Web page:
Originally published at

Elizabeth Sikiaridi and Frans Vogelaar founded Hybrid Space Lab, a R&D and design practice focusing on the hybrid fields that are emerging through the combination and fusion of environments, objects and services in the information-communication age. The scope of our development and design projects ranges from those on urban games and planning to buildings, architectural interiors and industrial design applications and wearables.

Hybrid Space Lab is an interdisciplinary environment with an innovative and integrated approach to spatial issues. The focus of our work lies in fusing digital and analog environments, in embedding media networks in urban/architectural, social and cultural spaces. Hybrid Space Lab is a lab and a network in which architects, urbanists, landscape architects and environmental planners, designers, soft- and hardware engineers collaborate in the development of projects for combined analog and digital, urban, architectural, design and media spaces.

Hybrid Space Lab recently developed visions for the program of the new institute that will be formed by the merger of the Netherlands Architecture Institute (Nederlands Architectuurinstituut), the Netherlands Institute for Design and Fashion (Premsela) and the institute responsible for digital culture (Virtueel Platform). For an English text see here.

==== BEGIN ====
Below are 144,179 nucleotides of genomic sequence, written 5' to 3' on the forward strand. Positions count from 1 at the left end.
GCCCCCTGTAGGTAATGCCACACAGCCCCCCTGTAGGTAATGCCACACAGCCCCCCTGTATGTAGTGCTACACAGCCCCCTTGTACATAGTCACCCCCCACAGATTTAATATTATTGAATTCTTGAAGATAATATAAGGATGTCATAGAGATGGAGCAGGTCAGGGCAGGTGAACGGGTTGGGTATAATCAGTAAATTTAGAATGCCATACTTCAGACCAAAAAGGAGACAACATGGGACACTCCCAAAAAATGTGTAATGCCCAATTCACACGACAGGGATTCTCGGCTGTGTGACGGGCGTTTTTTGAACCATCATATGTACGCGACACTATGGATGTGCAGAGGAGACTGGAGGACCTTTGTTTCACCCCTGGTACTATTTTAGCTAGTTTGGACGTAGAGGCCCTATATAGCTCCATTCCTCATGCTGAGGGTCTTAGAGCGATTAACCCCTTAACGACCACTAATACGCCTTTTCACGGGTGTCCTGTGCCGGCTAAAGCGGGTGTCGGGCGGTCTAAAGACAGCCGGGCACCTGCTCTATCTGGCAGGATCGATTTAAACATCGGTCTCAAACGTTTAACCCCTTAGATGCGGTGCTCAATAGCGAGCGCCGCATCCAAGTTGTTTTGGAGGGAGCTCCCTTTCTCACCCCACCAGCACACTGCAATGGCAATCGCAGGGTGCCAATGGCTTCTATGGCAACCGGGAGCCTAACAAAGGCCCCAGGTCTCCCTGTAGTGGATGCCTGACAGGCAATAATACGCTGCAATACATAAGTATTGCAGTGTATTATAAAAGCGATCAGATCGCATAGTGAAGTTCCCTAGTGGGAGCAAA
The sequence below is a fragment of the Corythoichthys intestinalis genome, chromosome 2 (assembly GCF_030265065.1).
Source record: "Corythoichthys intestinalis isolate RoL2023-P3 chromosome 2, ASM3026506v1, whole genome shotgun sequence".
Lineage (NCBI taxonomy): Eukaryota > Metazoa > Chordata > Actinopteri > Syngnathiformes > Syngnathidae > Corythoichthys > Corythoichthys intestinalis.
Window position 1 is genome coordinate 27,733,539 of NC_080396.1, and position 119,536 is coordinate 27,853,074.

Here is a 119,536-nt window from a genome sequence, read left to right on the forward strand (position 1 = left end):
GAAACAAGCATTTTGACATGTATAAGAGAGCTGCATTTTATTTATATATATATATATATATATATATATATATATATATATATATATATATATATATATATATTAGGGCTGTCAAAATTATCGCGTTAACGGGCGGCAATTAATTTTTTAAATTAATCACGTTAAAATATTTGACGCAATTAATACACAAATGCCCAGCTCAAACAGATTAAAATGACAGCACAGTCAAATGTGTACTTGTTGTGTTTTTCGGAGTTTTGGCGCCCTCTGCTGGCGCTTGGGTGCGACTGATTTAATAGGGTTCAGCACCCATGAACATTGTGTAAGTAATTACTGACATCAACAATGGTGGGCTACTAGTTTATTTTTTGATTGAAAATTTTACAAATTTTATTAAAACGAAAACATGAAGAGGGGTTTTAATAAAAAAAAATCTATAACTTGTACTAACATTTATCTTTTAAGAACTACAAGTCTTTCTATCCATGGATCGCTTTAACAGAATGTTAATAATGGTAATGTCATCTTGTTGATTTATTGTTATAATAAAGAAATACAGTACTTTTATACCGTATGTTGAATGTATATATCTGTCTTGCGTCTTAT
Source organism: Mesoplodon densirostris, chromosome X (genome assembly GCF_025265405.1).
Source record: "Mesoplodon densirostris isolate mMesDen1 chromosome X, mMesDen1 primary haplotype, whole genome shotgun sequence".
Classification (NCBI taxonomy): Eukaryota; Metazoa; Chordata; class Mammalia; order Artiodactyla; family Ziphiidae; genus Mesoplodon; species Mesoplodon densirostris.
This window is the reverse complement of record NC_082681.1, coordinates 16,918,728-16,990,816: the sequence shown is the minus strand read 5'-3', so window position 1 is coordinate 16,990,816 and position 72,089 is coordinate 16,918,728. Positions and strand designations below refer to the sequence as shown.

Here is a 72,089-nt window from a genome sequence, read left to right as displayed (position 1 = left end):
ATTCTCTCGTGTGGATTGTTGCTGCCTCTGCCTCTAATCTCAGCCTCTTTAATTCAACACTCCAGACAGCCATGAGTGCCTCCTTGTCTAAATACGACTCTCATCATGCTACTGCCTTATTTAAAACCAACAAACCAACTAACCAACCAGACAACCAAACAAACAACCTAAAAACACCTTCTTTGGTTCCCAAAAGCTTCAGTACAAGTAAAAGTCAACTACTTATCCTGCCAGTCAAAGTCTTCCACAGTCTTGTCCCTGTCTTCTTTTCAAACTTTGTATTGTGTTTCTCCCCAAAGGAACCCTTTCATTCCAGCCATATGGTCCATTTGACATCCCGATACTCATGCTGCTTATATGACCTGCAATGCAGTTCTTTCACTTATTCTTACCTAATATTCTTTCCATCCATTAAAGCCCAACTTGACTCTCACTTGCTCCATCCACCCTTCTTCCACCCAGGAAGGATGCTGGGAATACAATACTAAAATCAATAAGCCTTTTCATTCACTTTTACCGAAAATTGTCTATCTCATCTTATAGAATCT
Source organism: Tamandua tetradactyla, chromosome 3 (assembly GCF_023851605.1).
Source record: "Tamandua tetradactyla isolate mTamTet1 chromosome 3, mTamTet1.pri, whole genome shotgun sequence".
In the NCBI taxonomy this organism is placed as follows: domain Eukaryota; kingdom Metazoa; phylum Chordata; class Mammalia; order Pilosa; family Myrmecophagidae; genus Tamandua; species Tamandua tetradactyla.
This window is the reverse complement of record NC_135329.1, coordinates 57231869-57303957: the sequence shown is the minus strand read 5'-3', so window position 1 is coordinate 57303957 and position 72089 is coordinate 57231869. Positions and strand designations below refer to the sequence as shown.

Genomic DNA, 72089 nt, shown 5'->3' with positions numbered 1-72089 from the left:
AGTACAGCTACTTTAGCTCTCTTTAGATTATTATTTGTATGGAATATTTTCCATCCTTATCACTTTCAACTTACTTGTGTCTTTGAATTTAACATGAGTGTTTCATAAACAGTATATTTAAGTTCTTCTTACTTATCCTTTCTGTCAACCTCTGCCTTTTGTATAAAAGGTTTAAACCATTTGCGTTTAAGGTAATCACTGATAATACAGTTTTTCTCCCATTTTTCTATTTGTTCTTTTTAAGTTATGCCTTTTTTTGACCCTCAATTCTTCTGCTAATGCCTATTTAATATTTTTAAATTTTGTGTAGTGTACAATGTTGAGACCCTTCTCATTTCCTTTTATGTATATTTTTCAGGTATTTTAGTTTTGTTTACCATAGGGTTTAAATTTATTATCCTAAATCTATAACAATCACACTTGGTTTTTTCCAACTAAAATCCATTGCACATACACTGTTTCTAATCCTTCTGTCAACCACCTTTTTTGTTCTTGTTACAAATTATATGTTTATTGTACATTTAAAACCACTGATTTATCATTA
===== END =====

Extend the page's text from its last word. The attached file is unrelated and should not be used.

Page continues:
Comments: (0)

La cuarta dimensión

Category: ⚐ ES+arquitectura+LCV+tecnologías+urbanismo

Retomamos otro artículo publicado previamente en La Ciudad Viva que, al hilo del anterior, reflexiona sobre el concepto de vecindad en un mundo glocal, con una relación en tiempo real entre lo digital y lo presencial que forma lo que Domenico llama “la cuarta dimensión”.

Todos nos hemos pasado una noche entera en Facebook o en Twitter hablando con amigos y conocidos, muchas veces gente que vive a miles de kilómetros. Sabemos lo que pasa en China y hasta el detalle más nimio de la ceremonia de los Oscars. ¿Por qué no nos pasamos la noche charlando con nuestros vecinos? ¿Por qué mi identidad ya no tiene relación con el barrio en el que vivo, ni me entero ya de lo que ocurre en la calle de al lado? El progreso nos ha cambiado el barrio por la aldea global pero la llegada de Internet nos ofrece lo mejor de los dos mundos gracias a la cuarta dimensión.

yo cojo lo de los demás, los demás cogen lo mío

La palabra globalización es una farsa. No hay globalización, sólo hay virtualización. Lo que está siendo efectivamente globalizado es el tiempo. Ahora todo sucede dentro de la perspectiva del tiempo real: de hoy en adelante estamos pensados para vivir en un sistema de tiempo único.